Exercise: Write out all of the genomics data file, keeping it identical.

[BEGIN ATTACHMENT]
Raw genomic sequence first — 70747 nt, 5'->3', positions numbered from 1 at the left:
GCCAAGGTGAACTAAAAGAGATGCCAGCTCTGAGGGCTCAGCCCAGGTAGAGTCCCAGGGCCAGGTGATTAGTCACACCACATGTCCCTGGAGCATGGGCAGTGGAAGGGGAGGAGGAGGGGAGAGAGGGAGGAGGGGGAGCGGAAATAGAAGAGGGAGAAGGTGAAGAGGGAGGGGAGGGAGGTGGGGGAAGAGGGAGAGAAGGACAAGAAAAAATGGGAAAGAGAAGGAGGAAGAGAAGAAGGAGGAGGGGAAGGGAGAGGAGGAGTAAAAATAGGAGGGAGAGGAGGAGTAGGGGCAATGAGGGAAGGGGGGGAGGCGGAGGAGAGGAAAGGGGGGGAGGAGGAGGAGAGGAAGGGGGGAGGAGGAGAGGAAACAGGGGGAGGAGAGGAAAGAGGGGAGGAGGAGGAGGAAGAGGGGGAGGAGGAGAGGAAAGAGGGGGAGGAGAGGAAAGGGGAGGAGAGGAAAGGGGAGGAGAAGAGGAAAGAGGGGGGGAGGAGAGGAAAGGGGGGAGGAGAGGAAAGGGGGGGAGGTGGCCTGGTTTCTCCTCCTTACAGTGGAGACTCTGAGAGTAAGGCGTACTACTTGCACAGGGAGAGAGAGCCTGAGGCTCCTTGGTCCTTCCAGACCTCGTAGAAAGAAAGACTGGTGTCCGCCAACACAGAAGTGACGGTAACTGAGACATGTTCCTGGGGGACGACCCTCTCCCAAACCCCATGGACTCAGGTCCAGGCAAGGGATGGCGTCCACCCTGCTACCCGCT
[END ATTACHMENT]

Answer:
Raw genomic sequence first — 70747 nt, 5'->3', positions numbered from 1 at the left:
GCCAAGGTGAACTAAAAGAGATGCCAGCTCTGAGGGCTCAGCCCAGGTAGAGTCCCAGGGCCAGGTGATTAGTCACACCACATGTCCCTGGAGCATGGGCAGTGGAAGGGGAGGAGGAGGGGAGAGAGGGAGGAGGGGGAGCGGAAATAGAAGAGGGAGAAGGTGAAGAGGGAGGGGAGGGAGGTGGGGGAAGAGGGAGAGAAGGACAAGAAAAAATGGGAAAGAGAAGGAGGAAGAGAAGAAGGAGGAGGGGAAGGGAGAGGAGGAGTAAAAATAGGAGGGAGAGGAGGAGTAGGGGCAATGAGGGAAGGGGGGGAGGCGGAGGAGAGGAAAGGGGGGGAGGAGGAGGAGAGGAAGGGGGGAGGAGGAGAGGAAACAGGGGGAGGAGAGGAAAGAGGGGAGGAGGAGGAGGAAGAGGGGGAGGAGGAGAGGAAAGAGGGGGAGGAGAGGAAAGGGGAGGAGAGGAAAGGGGAGGAGAAGAGGAAAGAGGGGGGGAGGAGAGGAAAGGGGGGAGGAGAGGAAAGGGGGGGAGGTGGCCTGGTTTCTCCTCCTTACAGTGGAGACTCTGAGAGTAAGGCGTACTACTTGCACAGGGAGAGAGAGCCTGAGGCTCCTTGGTCCTTCCAGACCTCGTAGAAAGAAAGACTGGTGTCCGCCAACACAGAAGTGACGGTAACTGAGACATGTTCCTGGGGGACGACCCTCTCCCAAACCCCATGGACTCAGGTCCAGGCAAGGGATGGCGTCCACCCTGCTACCCGCT